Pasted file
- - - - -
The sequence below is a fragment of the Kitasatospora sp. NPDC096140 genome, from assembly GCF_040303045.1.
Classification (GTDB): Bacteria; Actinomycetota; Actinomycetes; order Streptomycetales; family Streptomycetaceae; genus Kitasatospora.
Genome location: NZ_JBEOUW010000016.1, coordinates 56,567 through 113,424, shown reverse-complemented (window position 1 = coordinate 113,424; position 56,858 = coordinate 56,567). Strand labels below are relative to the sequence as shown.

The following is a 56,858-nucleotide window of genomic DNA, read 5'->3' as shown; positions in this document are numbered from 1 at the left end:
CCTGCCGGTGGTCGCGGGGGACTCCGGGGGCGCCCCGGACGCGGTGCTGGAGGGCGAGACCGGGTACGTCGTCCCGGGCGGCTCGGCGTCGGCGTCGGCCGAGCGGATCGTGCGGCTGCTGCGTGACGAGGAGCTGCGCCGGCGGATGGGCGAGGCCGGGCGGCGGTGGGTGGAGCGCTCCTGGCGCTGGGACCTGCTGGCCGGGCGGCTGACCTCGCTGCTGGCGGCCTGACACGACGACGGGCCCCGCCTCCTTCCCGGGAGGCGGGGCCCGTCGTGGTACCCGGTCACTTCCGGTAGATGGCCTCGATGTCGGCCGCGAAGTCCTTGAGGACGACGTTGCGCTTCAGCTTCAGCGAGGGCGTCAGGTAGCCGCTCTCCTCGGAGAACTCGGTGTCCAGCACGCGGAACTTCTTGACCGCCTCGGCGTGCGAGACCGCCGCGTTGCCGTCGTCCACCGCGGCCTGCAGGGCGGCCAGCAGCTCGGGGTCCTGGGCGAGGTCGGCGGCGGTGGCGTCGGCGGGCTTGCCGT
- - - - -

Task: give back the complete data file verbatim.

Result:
The sequence below is a fragment of the Kitasatospora sp. NPDC096140 genome, from assembly GCF_040303045.1.
Classification (GTDB): Bacteria; Actinomycetota; Actinomycetes; order Streptomycetales; family Streptomycetaceae; genus Kitasatospora.
Genome location: NZ_JBEOUW010000016.1, coordinates 56,567 through 113,424, shown reverse-complemented (window position 1 = coordinate 113,424; position 56,858 = coordinate 56,567). Strand labels below are relative to the sequence as shown.

The following is a 56,858-nucleotide window of genomic DNA, read 5'->3' as shown; positions in this document are numbered from 1 at the left end:
CCTGCCGGTGGTCGCGGGGGACTCCGGGGGCGCCCCGGACGCGGTGCTGGAGGGCGAGACCGGGTACGTCGTCCCGGGCGGCTCGGCGTCGGCGTCGGCCGAGCGGATCGTGCGGCTGCTGCGTGACGAGGAGCTGCGCCGGCGGATGGGCGAGGCCGGGCGGCGGTGGGTGGAGCGCTCCTGGCGCTGGGACCTGCTGGCCGGGCGGCTGACCTCGCTGCTGGCGGCCTGACACGACGACGGGCCCCGCCTCCTTCCCGGGAGGCGGGGCCCGTCGTGGTACCCGGTCACTTCCGGTAGATGGCCTCGATGTCGGCCGCGAAGTCCTTGAGGACGACGTTGCGCTTCAGCTTCAGCGAGGGCGTCAGGTAGCCGCTCTCCTCGGAGAACTCGGTGTCCAGCACGCGGAACTTCTTGACCGCCTCGGCGTGCGAGACCGCCGCGTTGCCGTCGTCCACCGCGGCCTGCAGGGCGGCCAGCAGCTCGGGGTCCTGGGCGAGGTCGGCGGCGGTGGCGTCGGCGGGCTTGCCGT